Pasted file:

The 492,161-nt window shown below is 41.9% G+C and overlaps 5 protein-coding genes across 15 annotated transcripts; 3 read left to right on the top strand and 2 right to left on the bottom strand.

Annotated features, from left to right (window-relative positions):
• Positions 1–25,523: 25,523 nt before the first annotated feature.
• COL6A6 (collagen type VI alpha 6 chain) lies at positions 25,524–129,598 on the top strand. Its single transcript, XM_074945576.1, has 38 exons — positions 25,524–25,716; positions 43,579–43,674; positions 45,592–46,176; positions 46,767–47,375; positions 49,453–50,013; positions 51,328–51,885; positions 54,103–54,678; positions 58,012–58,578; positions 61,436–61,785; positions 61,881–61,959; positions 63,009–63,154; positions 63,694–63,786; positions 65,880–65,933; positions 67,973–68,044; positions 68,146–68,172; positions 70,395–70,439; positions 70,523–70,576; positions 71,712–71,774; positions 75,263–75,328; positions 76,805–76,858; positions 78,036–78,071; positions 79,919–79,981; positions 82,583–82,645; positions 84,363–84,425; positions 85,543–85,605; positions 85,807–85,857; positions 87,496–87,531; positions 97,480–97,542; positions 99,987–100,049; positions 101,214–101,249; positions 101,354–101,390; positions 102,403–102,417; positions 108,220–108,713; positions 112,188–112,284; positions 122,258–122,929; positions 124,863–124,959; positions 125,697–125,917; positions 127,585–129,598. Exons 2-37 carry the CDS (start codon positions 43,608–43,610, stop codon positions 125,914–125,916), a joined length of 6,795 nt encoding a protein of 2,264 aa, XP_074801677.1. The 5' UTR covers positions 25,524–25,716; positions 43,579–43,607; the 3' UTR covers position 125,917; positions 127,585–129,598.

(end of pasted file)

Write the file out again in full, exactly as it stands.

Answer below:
The 492,161-nt window shown below is 41.9% G+C and overlaps 5 protein-coding genes across 15 annotated transcripts; 3 read left to right on the top strand and 2 right to left on the bottom strand.

Annotated features, from left to right (window-relative positions):
• Positions 1–25,523: 25,523 nt before the first annotated feature.
• COL6A6 (collagen type VI alpha 6 chain) lies at positions 25,524–129,598 on the top strand. Its single transcript, XM_074945576.1, has 38 exons — positions 25,524–25,716; positions 43,579–43,674; positions 45,592–46,176; positions 46,767–47,375; positions 49,453–50,013; positions 51,328–51,885; positions 54,103–54,678; positions 58,012–58,578; positions 61,436–61,785; positions 61,881–61,959; positions 63,009–63,154; positions 63,694–63,786; positions 65,880–65,933; positions 67,973–68,044; positions 68,146–68,172; positions 70,395–70,439; positions 70,523–70,576; positions 71,712–71,774; positions 75,263–75,328; positions 76,805–76,858; positions 78,036–78,071; positions 79,919–79,981; positions 82,583–82,645; positions 84,363–84,425; positions 85,543–85,605; positions 85,807–85,857; positions 87,496–87,531; positions 97,480–97,542; positions 99,987–100,049; positions 101,214–101,249; positions 101,354–101,390; positions 102,403–102,417; positions 108,220–108,713; positions 112,188–112,284; positions 122,258–122,929; positions 124,863–124,959; positions 125,697–125,917; positions 127,585–129,598. Exons 2-37 carry the CDS (start codon positions 43,608–43,610, stop codon positions 125,914–125,916), a joined length of 6,795 nt encoding a protein of 2,264 aa, XP_074801677.1. The 5' UTR covers positions 25,524–25,716; positions 43,579–43,607; the 3' UTR covers position 125,917; positions 127,585–129,598.